THE Green Party has called for the extension of the St Patrick’s St car ban.
The ban was introduced early last year and sees private cars banned from Cork city’s main street between 3pm and 6.30pm daily.
Green Party city councillor Oliver Moran said the ban should begin at noon.
“If it’s to work, we need people to think of Patrick’s St as a place you simply don’t drive normally,” he said, adding that some motorists seem to be unaware of the ban or seem to think it is not in effect anymore.
“When the restrictions were first introduced there was a plan to gradually increase the hours,” he added.
“I think it’s time to consider starting it at noon.
“People have seen now that the sky won’t fall in and we can start being more serious about it.”
Mr Moran also called for the bus priority lane to be extended closer to the junction at Washington St and for clearer road markings to ensure drivers are aware of the restrictions on private cars.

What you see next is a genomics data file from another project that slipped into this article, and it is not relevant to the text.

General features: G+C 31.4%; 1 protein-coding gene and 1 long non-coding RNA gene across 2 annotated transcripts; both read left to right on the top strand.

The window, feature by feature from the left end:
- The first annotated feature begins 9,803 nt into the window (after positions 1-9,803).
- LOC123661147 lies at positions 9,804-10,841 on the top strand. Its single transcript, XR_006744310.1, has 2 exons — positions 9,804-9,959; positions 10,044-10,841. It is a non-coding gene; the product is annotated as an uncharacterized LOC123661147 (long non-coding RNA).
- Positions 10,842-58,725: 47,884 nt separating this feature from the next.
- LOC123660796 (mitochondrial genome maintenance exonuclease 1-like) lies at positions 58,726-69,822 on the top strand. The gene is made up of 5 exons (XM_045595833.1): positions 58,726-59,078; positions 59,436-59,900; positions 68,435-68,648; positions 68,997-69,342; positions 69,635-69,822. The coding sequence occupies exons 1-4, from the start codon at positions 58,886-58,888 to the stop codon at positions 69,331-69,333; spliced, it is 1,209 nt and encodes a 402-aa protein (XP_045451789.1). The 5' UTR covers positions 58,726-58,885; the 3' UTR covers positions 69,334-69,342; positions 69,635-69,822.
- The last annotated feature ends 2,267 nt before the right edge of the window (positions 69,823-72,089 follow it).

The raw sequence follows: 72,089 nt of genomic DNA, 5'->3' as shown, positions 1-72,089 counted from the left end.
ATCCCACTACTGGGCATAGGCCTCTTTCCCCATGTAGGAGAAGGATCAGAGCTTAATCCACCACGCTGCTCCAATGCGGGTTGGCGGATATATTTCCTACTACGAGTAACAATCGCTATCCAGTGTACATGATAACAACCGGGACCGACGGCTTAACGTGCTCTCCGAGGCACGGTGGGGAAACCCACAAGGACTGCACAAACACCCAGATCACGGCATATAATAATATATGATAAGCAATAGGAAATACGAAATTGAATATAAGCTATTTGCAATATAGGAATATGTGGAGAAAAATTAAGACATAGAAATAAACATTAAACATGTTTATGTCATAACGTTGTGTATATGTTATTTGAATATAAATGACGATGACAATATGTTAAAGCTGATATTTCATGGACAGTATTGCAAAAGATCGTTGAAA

Meanwhile, a member of the city’s joint policing committee has said that drivers who violate the private car ban on St Patrick St must suffer the consequences in order to ensure the ban is effective.
Dr Darren McAdam O’Connell was speaking after The Echo revealed that 66 people have been issued with fines for defying the private car ban on St Patrick’s St so far this year.
He said that the gardaí have issued 82 fines in total since the ban was brought into effect more than a year ago.
“It’s over 400 days since these measures were introduced so that means roughly once every five days.
“Yet, if you stand on Patrick’s St any day during those hours you will see a dozen motorists breaking the law within a minute or two,” he said.
“It’s utterly unreasonable to expect the gardaí to stop every single one of these but it’s also utterly unreasonable to fine only one every five days.
“There needs to be a reasonable expectation that if you break the law you will suffer the consequences.”
The climate activist group Extinction Rebellion Cork took to St Patrick’s St during the hours of the ban on Sunday to ensure that the street was only used by traffic permitted to use it, such as buses and taxis.
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